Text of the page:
ARCA biopharma, Inc. (Nasdaq: ABIO), a biopharmaceutical company developing genetically-targeted therapies for atrial fibrillation, heart failure and other cardiovascular diseases, today provided an update on a proposed, genetically-targeted clinical trial in atrial fibrillation (“AF”) of the Company’s lead developmental drug, Gencaro (bucindolol hydrochloride). The Company also announced that Medtronic, Inc., a leader in medical technologies to improve the treatment of chronic diseases, including cardiac rhythm disorders, has signed a non-binding Letter of Intent to collaborate on the initial, Phase 2B portion of the proposed trial.
The Proposed GENETIC-AF Phase 3 Adaptive Design Clinical Trial
The trial, known as GENETIC-AF, is projected to be a 620-patient, Phase 3 study comparing Gencaro to metoprolol CR/XL for prevention of AF in patients with heart failure and left ventricular dysfunction ("HFREF"). The Trial is planned to be genetically enriched by enrolling only those patients who possess the cardiac beta-1 adrenergic receptor genotype 389 arginine homozygous, which in the Beta Blocker Evaluation of Survival Trial ("BEST") was associated with an enhanced response to Gencaro in preventing atrial fibrillation. The Company estimates that this genotype is present in about 50% of the U.S. population. The primary endpoint of GENETIC-AF is planned to be the combination endpoint of recurrent symptomatic AF and all-cause mortality, over 24 weeks post electrical cardioversion for persistent AF. Commencement of the GENETIC-AF is conditional on receipt of the necessary funding, which ARCA intends to secure through equity financing or a strategic partnership.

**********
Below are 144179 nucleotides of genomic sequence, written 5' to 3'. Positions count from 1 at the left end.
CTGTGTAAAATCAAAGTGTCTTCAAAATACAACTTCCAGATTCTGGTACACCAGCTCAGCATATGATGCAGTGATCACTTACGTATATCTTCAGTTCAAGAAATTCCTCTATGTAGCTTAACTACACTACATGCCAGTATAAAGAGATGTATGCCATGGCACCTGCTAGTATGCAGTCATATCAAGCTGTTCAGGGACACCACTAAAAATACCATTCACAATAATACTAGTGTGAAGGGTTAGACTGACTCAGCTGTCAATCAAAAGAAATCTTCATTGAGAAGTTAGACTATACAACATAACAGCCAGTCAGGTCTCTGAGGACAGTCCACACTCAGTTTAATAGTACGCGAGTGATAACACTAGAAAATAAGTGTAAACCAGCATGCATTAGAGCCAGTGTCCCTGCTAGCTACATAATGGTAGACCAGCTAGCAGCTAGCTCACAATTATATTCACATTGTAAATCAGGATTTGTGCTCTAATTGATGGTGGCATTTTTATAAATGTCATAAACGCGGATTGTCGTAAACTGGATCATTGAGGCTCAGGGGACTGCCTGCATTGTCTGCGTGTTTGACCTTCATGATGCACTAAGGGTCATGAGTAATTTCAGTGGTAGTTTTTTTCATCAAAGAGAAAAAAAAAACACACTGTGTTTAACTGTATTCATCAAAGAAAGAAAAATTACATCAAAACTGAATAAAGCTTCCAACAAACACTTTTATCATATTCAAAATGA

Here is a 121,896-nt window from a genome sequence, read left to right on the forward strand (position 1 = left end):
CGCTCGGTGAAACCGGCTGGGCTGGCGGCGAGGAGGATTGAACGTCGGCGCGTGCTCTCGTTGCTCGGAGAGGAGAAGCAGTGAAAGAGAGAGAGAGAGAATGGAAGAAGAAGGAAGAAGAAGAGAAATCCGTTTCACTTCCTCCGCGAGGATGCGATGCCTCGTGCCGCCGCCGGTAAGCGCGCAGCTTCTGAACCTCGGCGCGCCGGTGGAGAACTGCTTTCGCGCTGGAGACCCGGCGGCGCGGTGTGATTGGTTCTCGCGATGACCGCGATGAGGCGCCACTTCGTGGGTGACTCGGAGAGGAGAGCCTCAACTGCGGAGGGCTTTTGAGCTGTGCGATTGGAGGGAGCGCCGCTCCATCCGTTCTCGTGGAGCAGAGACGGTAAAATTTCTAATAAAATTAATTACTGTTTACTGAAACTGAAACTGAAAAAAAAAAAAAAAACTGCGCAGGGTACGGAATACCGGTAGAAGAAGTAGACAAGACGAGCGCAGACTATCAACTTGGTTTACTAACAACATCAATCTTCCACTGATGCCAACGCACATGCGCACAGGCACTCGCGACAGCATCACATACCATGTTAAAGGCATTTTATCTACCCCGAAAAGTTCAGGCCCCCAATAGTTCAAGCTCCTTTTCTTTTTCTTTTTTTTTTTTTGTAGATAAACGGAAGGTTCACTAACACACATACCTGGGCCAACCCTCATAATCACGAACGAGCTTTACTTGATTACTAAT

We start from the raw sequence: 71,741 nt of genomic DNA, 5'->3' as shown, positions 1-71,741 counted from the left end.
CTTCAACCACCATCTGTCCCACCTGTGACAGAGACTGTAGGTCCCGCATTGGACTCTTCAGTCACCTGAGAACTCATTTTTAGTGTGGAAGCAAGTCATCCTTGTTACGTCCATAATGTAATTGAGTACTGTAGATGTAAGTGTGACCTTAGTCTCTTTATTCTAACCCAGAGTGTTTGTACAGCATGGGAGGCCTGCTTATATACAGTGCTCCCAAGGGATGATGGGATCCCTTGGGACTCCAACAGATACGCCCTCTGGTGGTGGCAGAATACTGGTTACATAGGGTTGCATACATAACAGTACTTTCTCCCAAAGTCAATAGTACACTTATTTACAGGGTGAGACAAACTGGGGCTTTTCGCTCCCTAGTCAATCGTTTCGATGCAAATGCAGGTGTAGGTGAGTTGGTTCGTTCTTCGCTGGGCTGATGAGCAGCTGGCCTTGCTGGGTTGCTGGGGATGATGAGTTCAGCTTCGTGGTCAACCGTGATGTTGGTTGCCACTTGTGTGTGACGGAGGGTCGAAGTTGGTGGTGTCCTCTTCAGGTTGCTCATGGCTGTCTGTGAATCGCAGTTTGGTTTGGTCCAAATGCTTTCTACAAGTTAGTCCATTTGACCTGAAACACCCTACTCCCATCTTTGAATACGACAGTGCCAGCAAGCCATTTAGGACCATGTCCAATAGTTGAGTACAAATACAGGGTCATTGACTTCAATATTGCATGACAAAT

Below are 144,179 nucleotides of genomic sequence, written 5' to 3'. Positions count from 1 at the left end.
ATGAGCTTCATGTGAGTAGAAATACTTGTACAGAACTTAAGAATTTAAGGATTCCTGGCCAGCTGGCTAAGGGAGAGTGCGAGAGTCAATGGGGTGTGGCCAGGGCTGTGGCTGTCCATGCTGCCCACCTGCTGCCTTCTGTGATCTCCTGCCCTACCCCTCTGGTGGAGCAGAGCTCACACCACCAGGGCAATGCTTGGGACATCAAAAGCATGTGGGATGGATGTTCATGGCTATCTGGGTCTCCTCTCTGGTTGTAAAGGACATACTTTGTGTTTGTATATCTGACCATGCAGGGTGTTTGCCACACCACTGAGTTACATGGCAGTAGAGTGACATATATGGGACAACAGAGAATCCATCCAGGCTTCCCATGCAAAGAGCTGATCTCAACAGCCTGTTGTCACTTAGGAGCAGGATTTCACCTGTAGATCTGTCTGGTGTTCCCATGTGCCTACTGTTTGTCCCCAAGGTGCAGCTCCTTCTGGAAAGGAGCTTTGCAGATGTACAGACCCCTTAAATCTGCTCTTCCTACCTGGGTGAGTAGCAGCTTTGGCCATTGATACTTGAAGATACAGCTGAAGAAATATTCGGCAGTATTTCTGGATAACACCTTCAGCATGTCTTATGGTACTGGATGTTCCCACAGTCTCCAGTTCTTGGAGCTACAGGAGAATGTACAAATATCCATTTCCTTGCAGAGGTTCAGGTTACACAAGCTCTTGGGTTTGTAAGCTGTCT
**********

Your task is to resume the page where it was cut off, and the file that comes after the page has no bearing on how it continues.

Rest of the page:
ARCA has created an adaptive design for GENETIC-AF, under which the Company plans to initiate a Phase 2B study in approximately 200 HFREF patients. Depending on the results of the Phase 2B portion, the trial could then be expanded to a Phase 3 study by enrolling an estimated additional 420 patients. A secondary endpoint of the proposed Phase 2B portion of the trial will be AF burden, defined as a patient’s actual time in AF, regardless of symptoms. Under the Company’s proposed design, all 200 patients in the Phase 2B portion of the trial will have AF burden measured by continuous monitoring, either by previously implanted cardiac resynchronization or defibrillation devices, or newly or previously inserted implantable loop recorders . At the end of enrollment of the first 200 patients, the primary endpoint of recurrent symptomatic AF and all-cause mortality, and the secondary endpoint of AF burden will be evaluated by the trial’s Data and Safety Monitoring Board for evidence of an efficacy signal. If a sufficient efficacy signal is detected and acceptable safety is observed, the trial would then proceed to the Phase 3 portion and full enrollment.ARCA believes that Gencaro has potential as a treatment for AF, based on placebo-controlled data from the Phase 3 heart failure BEST study. A retrospective analysis of data from the BEST Trial shows that patients with the genotype that ARCA plans to enroll in GENETIC-AF had a 74% reduction in the risk of AF compared to placebo (p = 0.0003). These same patients experienced a 38% reduction in the risk of all cause mortality (p < 0.05) and statistically significant improvements on other major clinical efficacy endpoints.